Constipation is a very common problem in the United States. The initial management of constipation includes increasing daily water consumption to two to three and a half liters and increasing fiber to 25-35 grams per day. Increase in exercise and activity is also recommended. The addition of a mild osmotic laxative, such as Milk of Magnesia, Miralax or Lactulose may be beneficial. These types of laxatives cannot cause habituation nor have any long term damaging effects. One may increase or decrease the dosage according to consistency of the stool. Lobiprostone (Amitiza) may also be effective.
Patients that fail primary management would proceed to a full evaluation which would probably entail a colonoscopy and evaluation in the rectal physiology lab. This also may include a radio opaque marker study (sitzmark) of the colon to determine colonic transit time. Abdominal x-ray would be obtained daily for seven days after ingesting the markers. The passage of the markers along with the distribution pattern would be diagnostic to the cause of constipation. Defecography would also be important in determining if the problem was rectal or pelvic in nature.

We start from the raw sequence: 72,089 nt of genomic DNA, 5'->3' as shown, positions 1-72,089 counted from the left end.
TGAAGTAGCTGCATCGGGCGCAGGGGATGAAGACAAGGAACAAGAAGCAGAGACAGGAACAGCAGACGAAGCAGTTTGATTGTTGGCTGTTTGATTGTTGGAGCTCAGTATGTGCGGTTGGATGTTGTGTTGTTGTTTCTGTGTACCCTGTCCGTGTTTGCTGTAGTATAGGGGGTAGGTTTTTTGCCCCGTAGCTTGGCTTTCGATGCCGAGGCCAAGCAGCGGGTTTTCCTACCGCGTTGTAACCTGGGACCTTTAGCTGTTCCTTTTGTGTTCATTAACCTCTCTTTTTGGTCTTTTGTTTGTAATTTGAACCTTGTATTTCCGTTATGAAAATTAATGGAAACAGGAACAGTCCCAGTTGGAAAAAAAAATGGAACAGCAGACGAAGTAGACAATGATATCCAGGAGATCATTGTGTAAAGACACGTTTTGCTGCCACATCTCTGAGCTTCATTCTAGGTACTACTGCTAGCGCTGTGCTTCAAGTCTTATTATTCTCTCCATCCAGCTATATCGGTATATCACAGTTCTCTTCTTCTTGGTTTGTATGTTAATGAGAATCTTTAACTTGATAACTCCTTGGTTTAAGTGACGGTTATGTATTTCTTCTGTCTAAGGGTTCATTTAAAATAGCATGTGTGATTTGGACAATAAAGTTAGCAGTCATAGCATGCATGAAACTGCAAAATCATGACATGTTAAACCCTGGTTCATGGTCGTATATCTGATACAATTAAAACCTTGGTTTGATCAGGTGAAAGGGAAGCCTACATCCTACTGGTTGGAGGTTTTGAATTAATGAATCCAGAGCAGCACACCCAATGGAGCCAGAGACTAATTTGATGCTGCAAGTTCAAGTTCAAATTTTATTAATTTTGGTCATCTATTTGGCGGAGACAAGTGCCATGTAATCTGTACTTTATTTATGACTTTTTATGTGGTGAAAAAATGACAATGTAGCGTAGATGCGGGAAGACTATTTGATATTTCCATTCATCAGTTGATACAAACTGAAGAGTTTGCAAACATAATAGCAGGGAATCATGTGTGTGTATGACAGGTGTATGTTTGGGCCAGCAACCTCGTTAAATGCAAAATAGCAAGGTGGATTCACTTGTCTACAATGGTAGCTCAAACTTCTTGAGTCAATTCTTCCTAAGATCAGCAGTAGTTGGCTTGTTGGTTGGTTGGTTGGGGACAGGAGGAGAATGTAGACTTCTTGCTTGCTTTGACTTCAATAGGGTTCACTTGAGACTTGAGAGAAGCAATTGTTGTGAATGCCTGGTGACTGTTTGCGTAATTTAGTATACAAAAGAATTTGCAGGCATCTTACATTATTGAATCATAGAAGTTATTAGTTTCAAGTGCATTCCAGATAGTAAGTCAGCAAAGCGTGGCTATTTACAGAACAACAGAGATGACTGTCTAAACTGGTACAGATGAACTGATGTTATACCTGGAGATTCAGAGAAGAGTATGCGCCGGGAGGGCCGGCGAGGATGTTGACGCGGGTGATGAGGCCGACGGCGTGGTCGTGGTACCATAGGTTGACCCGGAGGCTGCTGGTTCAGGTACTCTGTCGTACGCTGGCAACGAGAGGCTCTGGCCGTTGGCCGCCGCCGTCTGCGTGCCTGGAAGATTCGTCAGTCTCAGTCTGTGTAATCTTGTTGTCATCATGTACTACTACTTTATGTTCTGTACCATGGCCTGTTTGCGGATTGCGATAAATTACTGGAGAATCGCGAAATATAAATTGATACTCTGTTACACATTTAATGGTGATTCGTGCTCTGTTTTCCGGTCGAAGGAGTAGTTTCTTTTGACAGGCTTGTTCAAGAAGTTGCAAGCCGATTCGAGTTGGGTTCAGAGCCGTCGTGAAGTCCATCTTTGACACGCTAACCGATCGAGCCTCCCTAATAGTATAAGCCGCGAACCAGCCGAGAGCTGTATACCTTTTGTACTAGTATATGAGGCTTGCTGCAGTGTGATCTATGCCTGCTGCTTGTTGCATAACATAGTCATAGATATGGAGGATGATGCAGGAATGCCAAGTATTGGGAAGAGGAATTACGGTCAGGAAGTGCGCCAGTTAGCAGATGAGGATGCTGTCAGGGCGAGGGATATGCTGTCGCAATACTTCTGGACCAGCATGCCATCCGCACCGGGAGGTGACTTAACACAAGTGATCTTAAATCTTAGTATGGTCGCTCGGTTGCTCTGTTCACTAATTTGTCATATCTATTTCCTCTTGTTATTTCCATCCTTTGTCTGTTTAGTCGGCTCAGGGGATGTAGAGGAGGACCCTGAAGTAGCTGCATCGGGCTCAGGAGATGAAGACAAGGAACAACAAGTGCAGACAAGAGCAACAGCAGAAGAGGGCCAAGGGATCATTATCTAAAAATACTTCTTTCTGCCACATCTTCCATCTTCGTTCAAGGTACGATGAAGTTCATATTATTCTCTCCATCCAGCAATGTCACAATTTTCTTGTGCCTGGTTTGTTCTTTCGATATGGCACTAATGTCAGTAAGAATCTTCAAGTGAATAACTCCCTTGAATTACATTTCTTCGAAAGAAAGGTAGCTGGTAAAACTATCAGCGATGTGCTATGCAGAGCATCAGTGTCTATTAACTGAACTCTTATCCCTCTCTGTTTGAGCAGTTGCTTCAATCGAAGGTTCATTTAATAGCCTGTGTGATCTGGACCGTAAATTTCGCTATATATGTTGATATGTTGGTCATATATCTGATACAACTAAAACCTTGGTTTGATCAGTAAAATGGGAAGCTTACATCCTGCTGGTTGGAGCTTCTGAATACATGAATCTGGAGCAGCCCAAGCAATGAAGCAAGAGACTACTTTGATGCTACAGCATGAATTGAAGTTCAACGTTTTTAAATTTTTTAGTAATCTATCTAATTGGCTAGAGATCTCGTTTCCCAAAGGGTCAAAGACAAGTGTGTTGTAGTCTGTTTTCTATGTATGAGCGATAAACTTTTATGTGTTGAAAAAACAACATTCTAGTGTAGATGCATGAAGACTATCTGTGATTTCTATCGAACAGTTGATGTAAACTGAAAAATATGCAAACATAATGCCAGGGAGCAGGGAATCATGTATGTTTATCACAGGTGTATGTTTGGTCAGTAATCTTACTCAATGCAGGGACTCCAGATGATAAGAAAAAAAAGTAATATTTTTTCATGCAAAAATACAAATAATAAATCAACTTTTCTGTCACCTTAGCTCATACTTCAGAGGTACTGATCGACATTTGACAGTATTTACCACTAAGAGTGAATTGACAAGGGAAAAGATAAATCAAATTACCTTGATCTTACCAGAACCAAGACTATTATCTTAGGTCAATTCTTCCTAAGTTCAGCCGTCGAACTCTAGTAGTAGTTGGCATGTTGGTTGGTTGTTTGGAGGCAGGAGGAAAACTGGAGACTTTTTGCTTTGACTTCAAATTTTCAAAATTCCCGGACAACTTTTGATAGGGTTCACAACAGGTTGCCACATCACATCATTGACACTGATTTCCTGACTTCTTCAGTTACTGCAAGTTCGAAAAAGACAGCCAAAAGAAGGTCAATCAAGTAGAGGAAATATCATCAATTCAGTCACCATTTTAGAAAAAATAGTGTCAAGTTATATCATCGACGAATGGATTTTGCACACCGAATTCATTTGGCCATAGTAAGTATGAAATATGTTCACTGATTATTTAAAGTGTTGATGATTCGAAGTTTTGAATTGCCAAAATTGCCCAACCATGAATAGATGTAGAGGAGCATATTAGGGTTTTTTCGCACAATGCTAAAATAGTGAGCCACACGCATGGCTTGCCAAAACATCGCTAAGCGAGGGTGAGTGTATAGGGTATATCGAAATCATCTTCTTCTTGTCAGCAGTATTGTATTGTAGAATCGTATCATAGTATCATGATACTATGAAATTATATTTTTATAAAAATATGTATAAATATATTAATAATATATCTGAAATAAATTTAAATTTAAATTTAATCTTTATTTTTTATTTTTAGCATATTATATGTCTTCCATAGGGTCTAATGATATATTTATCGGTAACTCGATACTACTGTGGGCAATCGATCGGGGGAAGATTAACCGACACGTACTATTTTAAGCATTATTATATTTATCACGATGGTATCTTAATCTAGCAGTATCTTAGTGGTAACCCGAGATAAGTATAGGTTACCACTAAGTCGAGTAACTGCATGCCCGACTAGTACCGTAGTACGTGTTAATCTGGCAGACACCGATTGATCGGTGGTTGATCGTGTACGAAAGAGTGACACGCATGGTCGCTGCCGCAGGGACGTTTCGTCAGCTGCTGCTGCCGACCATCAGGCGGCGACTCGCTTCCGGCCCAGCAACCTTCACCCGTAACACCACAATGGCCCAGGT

There is a rare form of constipation (colonic inertia) in which patients would benefit by surgical removal of the colon and attachment of the small intestine to the rectum. Excellent results are usually obtained with patients having two to four bowel movements per day and no incontinence or pain. This procedure is frequently done laparoscopically.
If constipation is secondary to a pelvic outlet problem, we have many surgical and non surgical ways to resolve or improve the problem.
For more information please visit:
The American Board of Colon and Rectal Surgeons